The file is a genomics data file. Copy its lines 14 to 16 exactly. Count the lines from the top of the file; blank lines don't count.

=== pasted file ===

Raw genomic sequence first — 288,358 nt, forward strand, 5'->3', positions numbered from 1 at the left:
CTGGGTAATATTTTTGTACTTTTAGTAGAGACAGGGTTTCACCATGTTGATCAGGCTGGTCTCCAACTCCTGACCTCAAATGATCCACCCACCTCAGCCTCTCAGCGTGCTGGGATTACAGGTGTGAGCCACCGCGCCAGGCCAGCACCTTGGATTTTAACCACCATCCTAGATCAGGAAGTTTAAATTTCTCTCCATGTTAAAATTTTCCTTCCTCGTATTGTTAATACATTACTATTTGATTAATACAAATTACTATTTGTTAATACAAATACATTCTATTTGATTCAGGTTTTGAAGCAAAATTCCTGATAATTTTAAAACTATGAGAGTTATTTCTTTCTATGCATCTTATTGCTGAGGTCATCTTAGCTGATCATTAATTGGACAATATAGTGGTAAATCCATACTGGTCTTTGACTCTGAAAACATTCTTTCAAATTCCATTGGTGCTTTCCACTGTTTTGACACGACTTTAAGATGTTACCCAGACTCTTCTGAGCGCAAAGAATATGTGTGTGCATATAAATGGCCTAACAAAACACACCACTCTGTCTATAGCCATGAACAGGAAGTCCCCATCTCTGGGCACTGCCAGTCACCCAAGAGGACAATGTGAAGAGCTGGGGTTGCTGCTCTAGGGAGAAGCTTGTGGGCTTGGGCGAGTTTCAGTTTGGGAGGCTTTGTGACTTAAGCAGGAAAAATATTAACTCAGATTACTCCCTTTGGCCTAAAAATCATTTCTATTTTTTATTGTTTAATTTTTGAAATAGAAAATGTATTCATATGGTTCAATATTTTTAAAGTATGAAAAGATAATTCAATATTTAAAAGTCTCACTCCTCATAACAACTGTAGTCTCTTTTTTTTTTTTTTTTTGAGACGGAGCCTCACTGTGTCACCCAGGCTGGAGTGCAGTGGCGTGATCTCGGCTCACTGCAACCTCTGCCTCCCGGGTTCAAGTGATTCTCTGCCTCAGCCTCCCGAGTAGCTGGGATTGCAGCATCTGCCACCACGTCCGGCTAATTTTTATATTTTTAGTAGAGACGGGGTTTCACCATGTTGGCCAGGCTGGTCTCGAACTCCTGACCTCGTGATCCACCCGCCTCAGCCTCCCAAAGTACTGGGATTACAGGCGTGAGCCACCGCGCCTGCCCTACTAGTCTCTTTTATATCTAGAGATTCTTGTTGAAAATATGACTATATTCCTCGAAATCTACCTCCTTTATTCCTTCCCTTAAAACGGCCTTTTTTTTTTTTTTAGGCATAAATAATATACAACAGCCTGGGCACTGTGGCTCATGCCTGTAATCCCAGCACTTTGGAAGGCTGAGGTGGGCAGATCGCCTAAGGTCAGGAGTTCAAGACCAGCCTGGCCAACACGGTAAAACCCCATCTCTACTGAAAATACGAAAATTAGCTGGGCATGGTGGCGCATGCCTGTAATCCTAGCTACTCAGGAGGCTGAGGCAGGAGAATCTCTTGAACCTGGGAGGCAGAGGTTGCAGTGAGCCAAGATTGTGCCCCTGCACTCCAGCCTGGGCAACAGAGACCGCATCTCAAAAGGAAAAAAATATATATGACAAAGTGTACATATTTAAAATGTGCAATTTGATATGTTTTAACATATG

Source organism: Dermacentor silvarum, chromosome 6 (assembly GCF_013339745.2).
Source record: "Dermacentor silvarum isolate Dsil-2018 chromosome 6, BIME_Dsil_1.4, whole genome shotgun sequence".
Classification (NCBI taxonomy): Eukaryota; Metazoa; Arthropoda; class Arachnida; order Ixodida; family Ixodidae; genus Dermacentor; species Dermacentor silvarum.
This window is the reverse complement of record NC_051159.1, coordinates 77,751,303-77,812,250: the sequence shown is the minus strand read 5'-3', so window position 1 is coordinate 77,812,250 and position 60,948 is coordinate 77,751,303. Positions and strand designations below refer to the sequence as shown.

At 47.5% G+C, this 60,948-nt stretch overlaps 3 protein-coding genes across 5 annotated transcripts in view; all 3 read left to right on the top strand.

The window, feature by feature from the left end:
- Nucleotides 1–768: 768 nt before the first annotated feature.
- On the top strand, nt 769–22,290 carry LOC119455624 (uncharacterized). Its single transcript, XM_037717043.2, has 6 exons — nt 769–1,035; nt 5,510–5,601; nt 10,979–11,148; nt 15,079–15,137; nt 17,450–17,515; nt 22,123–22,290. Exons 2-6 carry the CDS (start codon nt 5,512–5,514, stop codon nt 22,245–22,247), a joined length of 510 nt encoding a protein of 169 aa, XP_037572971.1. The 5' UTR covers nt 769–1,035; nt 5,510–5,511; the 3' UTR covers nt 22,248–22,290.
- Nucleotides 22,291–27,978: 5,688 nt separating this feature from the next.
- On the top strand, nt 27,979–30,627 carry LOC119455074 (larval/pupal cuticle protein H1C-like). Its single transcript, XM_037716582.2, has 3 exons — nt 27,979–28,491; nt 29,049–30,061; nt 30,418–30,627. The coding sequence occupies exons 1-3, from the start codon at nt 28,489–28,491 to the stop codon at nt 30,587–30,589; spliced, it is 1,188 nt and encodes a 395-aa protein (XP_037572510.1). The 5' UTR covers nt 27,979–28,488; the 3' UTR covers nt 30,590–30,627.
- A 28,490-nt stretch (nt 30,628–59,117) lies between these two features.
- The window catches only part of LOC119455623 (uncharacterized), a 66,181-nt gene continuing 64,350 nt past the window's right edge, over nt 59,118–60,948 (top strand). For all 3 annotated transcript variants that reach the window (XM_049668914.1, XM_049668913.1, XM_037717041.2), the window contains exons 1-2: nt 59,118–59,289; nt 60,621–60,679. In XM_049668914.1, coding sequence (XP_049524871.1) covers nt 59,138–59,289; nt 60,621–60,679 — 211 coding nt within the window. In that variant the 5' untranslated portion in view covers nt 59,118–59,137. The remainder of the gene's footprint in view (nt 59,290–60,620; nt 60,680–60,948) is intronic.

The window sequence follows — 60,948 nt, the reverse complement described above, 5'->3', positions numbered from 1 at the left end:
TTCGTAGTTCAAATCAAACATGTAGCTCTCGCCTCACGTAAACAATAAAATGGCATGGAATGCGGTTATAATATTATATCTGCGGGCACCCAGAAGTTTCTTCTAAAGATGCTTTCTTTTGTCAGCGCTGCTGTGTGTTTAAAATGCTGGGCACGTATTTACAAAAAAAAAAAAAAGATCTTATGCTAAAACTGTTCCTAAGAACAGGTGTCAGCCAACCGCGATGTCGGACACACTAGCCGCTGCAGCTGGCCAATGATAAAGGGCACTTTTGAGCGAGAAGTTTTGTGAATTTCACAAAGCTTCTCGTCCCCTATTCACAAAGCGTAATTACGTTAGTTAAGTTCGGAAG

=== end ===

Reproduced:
- The window catches only part of LOC119455623 (uncharacterized), a 66,181-nt gene continuing 64,350 nt past the window's right edge, over nt 59,118–60,948 (top strand). For all 3 annotated transcript variants that reach the window (XM_049668914.1, XM_049668913.1, XM_037717041.2), the window contains exons 1-2: nt 59,118–59,289; nt 60,621–60,679. In XM_049668914.1, coding sequence (XP_049524871.1) covers nt 59,138–59,289; nt 60,621–60,679 — 211 coding nt within the window. In that variant the 5' untranslated portion in view covers nt 59,118–59,137. The remainder of the gene's footprint in view (nt 59,290–60,620; nt 60,680–60,948) is intronic.

The window sequence follows — 60,948 nt, the reverse complement described above, 5'->3', positions numbered from 1 at the left end:
TTCGTAGTTCAAATCAAACATGTAGCTCTCGCCTCACGTAAACAATAAAATGGCATGGAATGCGGTTATAATATTATATCTGCGGGCACCCAGAAGTTTCTTCTAAAGATGCTTTCTTTTGTCAGCGCTGCTGTGTGTTTAAAATGCTGGGCACGTATTTACAAAAAAAAAAAAAAGATCTTATGCTAAAACTGTTCCTAAGAACAGGTGTCAGCCAACCGCGATGTCGGACACACTAGCCGCTGCAGCTGGCCAATGATAAAGGGCACTTTTGAGCGAGAAGTTTTGTGAATTTCACAAAGCTTCTCGTCCCCTATTCACAAAGCGTAATTACGTTAGTTAAGTTCGGAAG